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The Oldie British Artists Award

Posted by jonathanfryer on Tuesday, 16th October, 2012

Earlier this evening I joined other contributors to and staff of The Oldie magazine, including Editor Richard Ingrams, at Dartmouth House (headquarters of the English Speaking Union) to celebrate the inaugural Oldie British Artists Award. Many other people from the world of the Arts were present, as well as a good contingent from Soho, about which I wrote a book some years ago. The Oldie Award was won by 93-year-old Donald Zec, for his drawing of a gaunt, bearded old man. Amazingly, Mr Zec has only been working as an artist for five years; he turned to this after his wife died after 66 years of married life, as a tribute to her. He gave an extremely witty acceptance speech at the party, in mock imitation of the Hollywood Oscars ceremony, saying that as he had no art teacher to thank (as he never had one) he must thank his cardiologist, opthamologist and urologist instead. He claimed that he felt nostalgia ‘for an age at which I was only senile’, the main joke being that he was considerably more on the ball than some others much younger who were present. I settled in a corner with Elena Salvoni, who was a fixture at Bianchi’s Restaurant in Soho for many years, especially when it was the (reasonably priced) haunt of writers, artists and bohemians. What I didn’t know until she told me this evening was that her house in Islington (in which she still lives) is next door to the building in which Joe Orton and Kenneth Halliwell lodged and they used to come over regularly for a cup of tea and a chat and to use her phone. Halliwell of course murdered his lover in August 1967, a night Elena will never forget.

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What Kind of Intervention in Syria?

Posted by jonathanfryer on Monday, 15th October, 2012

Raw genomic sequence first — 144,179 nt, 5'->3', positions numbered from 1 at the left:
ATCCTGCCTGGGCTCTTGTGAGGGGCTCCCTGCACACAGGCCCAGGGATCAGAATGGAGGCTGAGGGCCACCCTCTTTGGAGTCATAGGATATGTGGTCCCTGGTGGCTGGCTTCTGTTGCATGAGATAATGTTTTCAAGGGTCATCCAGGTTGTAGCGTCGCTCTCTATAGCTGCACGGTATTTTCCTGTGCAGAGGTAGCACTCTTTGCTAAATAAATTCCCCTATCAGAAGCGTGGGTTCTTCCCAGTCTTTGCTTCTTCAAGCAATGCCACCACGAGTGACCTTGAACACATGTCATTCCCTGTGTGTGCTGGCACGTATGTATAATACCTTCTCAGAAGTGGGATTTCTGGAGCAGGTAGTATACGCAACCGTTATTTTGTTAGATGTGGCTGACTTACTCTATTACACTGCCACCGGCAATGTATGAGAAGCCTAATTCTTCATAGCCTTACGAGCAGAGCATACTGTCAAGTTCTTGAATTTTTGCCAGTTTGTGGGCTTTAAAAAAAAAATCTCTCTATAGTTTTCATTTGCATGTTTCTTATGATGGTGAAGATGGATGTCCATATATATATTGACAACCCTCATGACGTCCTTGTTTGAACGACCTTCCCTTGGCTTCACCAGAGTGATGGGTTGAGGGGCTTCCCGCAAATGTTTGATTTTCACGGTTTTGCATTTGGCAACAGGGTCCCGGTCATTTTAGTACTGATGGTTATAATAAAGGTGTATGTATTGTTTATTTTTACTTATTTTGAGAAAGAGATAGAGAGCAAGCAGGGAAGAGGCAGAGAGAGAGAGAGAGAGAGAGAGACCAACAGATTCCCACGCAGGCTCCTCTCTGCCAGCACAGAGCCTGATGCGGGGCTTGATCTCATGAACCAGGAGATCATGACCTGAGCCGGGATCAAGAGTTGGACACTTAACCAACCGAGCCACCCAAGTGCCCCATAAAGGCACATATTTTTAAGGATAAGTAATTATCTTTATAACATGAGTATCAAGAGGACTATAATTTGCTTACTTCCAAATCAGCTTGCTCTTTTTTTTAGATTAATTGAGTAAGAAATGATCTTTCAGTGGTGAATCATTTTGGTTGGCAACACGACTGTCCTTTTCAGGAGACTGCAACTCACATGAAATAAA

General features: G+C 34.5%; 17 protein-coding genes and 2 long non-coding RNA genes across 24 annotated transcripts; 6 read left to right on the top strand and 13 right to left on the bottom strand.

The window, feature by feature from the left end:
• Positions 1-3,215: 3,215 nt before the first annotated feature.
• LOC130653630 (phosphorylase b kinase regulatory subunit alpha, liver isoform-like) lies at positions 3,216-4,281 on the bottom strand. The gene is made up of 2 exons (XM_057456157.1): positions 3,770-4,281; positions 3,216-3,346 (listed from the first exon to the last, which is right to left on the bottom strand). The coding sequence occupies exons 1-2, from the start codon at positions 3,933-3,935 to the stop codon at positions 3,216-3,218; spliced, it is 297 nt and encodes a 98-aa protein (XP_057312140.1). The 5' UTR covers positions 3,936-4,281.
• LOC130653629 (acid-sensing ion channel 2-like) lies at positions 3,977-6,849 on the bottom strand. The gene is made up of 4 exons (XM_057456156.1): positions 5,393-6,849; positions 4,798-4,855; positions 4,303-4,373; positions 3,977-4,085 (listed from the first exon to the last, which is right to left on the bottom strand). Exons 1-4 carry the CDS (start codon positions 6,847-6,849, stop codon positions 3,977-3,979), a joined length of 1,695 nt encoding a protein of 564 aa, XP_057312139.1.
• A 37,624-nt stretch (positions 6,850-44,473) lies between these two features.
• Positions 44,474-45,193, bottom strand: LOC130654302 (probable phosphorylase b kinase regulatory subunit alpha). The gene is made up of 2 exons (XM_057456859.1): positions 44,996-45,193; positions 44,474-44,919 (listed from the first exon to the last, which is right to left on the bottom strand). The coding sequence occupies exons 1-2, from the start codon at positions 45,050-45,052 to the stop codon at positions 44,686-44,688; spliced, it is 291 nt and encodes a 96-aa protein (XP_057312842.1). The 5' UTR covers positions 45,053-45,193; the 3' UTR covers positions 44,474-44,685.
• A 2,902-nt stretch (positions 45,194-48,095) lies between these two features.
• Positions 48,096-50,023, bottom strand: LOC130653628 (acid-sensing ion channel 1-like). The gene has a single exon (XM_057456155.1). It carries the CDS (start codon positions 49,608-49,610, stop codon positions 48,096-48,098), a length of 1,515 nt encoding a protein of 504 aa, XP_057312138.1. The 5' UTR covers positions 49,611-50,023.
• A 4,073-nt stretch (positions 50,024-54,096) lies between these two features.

This evening I took part in a lively and well-attended debate at the University College London (UCL) Debating Society, speaking on behalf of a proposition in favour of international intervention in Syria. I pointed out that there already has been intervention of various kinds on both sides of the conflict for several months, with the Russians, Iran and Lebanon’s Hezbollah notably helping the murderous regime of Bashar al-Assad try to cling onto power, while countries such as Saudi Arabia, Qatar and Turkey — not to forget jihadis from all over the world, including the UK — have backed the Free Syrian Army (FSA) or other armed opposition groups, including the Muslim Broherhood. So the real question to answer is: what sort of intervention is desirable? I emphatically ruled out an Iraqi-style US-led invasion (which I, along with the Liberal Democrat Party, vociferously opposed in 2003). But I also excluded a Libyan-style intervention (which I did support), as the situation on the ground in Syria is so utterly different; as Syria’s population density is much greater and there are no big centres of opposition strength, such as Benghazi. No great military intervention would be likely to achieve much except raise the casualty levels, which probably top 35,000 deaths already. On the other hand, the world cannot just stand by and watch Assad and his cronies slaughter the Syrian people (and destroy the country’s rich cultural heritage in the process). We are morally and legally obliged to do something, now that the Responsiblity to Protect is part of International Law, i.e. that when a leader is unable or unwilling to protect his own people then there is an obligation on the international community to come to their aid. I argued that Lakhdar Brahimi’s new plan — which involves a ceasefire and a UN-organised peacekeeping force — should receive strong international endorsement as a good starting-point. I believe even Russia could be won round to this, as Moscow is desperate for some face-saving exit from its current embarassing alliance. Today, even Assad said he would go along with the plan, though the FSA has turned it down. A ceasefire is an essential step in the direction of a workable and lasting solution, but clearly the departure of Assad and some of his closest associated would have to be part of the package.